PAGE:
The Harkat case was thrust back into the news this week after the Citizen revealed that Prime Minister Justin Trudeau’s brother, Alexandre, wrote a letter to the Liberal government, asking that deportation proceedings be halted.

Harkat has repeatedly expressed his belief that being deported to Algeria would result in his torture or death.

Charbonneau concedes that the human rights situation in Algeria remains a concern and that deportees who have been linked to terrorism face increased risks of harm.

While noting it’s impossible to say that Harkat faces no risk of torture or other cruel treatment, she concludes that he’s unlikely to face such harm upon deportation.

Charbonneau says his risk has been lowered by his high-profile and by the diplomatic assurances received from the Algerian government, which pledged to respect international prohibitions against torture.

The report also suggests Harkat’s wife — if she decides to stay in Canada without her husband — will not be financially disadvantaged since he has contributed little to their household income.

In an interview, Sophie Harkat said she was outraged by the hypocrisy of that suggestion when her husband has been effectively barred from employment by the government’s unfair labelling of him.

“You don’t know how much Mo wants to go back to work: He’s desperate to work, desperate,” said Harkat, noting her husband maintained three jobs — two at gas stations and one at Pizza Pizza — before his arrest.

“He’s applied for I don’t know how many jobs and he never gets called back.”

A 2013 medical report found that Harkat suffers from post-traumatic stress and depression.

Harkat’s defence team will now have the opportunity to make its own submissions to the minister’s delegate, who will have to weigh Harkat’s risk of being tortured in Algeria against the risk he poses to Canadians if he remains in this country.

A decision on deportation is expected later this year.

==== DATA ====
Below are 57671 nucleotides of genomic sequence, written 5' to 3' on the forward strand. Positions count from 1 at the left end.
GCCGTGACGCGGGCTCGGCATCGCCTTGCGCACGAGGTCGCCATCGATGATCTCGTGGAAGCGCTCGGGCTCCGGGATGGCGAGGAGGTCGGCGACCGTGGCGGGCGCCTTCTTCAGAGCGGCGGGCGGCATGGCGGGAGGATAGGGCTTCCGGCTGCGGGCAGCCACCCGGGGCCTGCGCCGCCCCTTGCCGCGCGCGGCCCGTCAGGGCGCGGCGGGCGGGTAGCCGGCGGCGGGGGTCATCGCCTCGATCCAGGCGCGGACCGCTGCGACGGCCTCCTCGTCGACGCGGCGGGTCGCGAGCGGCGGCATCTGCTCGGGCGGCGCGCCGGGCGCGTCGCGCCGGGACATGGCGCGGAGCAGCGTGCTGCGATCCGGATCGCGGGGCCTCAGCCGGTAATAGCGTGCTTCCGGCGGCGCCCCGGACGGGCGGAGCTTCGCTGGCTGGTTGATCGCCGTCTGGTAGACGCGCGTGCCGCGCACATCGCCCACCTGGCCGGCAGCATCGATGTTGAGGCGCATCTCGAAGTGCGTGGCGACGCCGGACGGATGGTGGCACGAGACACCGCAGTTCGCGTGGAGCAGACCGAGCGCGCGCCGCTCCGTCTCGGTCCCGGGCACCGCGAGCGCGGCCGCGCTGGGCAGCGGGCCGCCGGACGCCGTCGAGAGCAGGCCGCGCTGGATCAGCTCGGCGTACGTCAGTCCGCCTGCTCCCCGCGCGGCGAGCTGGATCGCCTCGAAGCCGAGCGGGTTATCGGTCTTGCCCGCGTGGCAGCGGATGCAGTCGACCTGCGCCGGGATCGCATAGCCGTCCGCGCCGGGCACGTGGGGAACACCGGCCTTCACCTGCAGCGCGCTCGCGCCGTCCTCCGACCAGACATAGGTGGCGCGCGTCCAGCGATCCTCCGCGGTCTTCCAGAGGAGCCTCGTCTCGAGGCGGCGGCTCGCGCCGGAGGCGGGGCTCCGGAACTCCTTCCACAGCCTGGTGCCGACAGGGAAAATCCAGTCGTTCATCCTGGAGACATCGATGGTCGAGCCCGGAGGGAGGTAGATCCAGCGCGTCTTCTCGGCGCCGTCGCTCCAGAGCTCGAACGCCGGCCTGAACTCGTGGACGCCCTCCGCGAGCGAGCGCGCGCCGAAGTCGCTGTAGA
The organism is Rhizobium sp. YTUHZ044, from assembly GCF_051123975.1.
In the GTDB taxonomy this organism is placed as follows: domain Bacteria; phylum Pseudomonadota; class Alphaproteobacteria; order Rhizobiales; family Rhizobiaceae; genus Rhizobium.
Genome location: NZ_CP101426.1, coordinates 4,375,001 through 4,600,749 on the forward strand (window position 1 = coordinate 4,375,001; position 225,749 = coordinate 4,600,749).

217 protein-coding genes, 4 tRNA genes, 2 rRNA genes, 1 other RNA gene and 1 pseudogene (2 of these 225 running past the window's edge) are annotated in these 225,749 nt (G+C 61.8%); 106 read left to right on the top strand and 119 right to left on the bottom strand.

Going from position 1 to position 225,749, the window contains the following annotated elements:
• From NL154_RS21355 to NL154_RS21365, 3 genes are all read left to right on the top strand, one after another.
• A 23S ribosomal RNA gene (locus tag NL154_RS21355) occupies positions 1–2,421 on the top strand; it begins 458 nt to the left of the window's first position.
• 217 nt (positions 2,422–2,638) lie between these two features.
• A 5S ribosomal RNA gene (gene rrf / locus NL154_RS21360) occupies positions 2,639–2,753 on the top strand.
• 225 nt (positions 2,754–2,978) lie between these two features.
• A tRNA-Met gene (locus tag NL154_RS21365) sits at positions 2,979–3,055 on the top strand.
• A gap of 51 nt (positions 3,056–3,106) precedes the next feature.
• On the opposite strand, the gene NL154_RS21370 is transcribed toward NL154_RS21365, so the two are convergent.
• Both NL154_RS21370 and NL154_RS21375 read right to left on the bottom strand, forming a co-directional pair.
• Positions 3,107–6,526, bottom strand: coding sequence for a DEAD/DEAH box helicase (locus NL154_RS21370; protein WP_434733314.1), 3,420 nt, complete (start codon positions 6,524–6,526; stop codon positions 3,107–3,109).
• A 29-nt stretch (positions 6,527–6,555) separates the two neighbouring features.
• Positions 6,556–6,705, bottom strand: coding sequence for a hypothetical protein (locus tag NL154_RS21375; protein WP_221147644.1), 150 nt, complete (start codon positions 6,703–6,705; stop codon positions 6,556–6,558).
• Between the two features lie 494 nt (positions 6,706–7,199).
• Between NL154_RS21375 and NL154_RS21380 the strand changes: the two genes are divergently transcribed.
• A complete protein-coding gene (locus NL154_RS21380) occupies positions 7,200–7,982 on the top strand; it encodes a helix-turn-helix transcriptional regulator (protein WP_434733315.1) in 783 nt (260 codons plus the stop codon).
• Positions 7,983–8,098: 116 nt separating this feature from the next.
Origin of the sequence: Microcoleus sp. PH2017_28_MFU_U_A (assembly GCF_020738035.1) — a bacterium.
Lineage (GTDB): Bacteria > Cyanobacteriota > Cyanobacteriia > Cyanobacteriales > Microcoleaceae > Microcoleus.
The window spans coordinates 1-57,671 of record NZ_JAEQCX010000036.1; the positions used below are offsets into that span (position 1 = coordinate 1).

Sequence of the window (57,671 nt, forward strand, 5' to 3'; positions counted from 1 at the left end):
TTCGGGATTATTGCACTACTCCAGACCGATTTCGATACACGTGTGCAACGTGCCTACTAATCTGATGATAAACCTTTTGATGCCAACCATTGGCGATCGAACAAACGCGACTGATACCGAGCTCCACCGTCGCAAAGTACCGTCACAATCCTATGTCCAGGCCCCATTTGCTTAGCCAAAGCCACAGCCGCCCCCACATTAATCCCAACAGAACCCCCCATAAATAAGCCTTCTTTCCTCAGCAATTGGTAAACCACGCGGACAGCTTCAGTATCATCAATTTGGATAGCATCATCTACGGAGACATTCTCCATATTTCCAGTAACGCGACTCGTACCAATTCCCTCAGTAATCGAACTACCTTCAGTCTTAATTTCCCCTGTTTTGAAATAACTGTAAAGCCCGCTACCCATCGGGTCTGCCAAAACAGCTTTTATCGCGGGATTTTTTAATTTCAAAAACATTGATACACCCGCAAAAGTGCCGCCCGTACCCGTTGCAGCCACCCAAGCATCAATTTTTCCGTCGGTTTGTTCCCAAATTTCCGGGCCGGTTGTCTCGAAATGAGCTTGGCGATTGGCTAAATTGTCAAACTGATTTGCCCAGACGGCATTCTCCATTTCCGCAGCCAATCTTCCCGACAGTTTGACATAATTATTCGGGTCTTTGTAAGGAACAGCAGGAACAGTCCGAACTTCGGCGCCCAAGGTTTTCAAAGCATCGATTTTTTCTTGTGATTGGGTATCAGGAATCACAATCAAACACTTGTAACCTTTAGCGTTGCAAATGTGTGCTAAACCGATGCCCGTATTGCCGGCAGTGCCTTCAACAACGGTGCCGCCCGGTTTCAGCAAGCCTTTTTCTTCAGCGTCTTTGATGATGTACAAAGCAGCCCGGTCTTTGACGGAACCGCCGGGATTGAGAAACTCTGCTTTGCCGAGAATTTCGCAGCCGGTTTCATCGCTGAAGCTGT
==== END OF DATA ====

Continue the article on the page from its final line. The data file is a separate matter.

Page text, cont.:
That decision, however, can be appealed to the Federal Court of Canada, and there’s every reason to believe that the case could end up in the Supreme Court for a third time.

The high court has yet to define the “exceptional circumstances” under which Canada can deport someone to a country where they face the risk of torture.

Earlier this week, Alexandre Trudeau appealed to the Liberal government to end the deportation proceedings, saying that Harkat “poses no danger whatsoever to the public or to public safety in Canada.”

He is among dozens of high-profile Canadians who have sent letters to Public Safety Minister Ralph Goodale on behalf of the Justice for the Mohamed Harkat Committee, a lobby group trying to bring public pressure to bear to end the government’s 14-year campaign to deport him.

Harkat supporters have been encouraged by recent Liberal initiatives, including proposed changes to a law that allowed the government to strip citizenship from dual nationals convicted of terrorism, and Foreign Minster Stéphane Dion’s vow to seek clemency for all Canadians involved in death penalty cases abroad.

The Liberal government of then Prime Minister Jean Chrétien first ordered Harkat’s arrest in December 2002 on a security certificate, which allows federal officials to present evidence in secret.

Sophie Harkat said she doesn’t have the strength for another Supreme Court challenge and just wants the marathon case to end: “We don’t ask for an apology; we don’t ask for money. We just want it to end.”

© 2016 Postmedia Network Inc. All rights reserved.

OTTAWA CITIZEN: Trudeau's brother asks government to keep Harkat in Canada

posted on March 01, 2016 | in Category Mohamed Harkat | PermaLink

by Andrew Duffy
Source: The Ottawa Citizen
URL: [link]
Date: March 1, 2016

[PHOTO: Justin and Alexandre Trudeau in 2010. Ottawa Citizen files]

Prime Minister Justin Trudeau’s brother has written to a federal cabinet minister on behalf of Ottawa’s Mohamed Harkat, asking the Liberal government to continue its “sunny ways” by allowing the Algerian-born terror suspect to stay in Canada.

Alexandre Trudeau, a Montreal-based filmmaker, said he has a policy of not lobbying the Liberal government in any way, but decided to make an exception in the Harkat case because his involvement in the cause predated his older brother’s entry into politics.

In his letter, dated Feb. 27, Trudeau appealed to Public Safety Minister Ralph Goodale to halt the unfair security certificate process and end the government’s attempt to deport Harkat.

“I urge you to use your unique position as minister, and the discretion afforded to you under the law, to exempt Mohamed Harkat from deportation and let him stay and live a productive life in Canada,” Alexandre Trudeau wrote, adding: “Make this decision of yours another shining example of your government’s commitment to sunny ways.”

The letter marks the first time that Trudeau, 42, has entered the political arena since his brother became prime minister in October.

Harkat, 47, is now fighting deportation, and has enlisted the support of dozens of high-profile Canadians in that effort.

Green Party leader Elizabeth May, former UN ambassador Stephen Lewis, torture victim Maher Arar, and Omar Khadr lawyer Dennis Edney are among those who have petitioned the government to end its ongoing attempt to deport Harkat.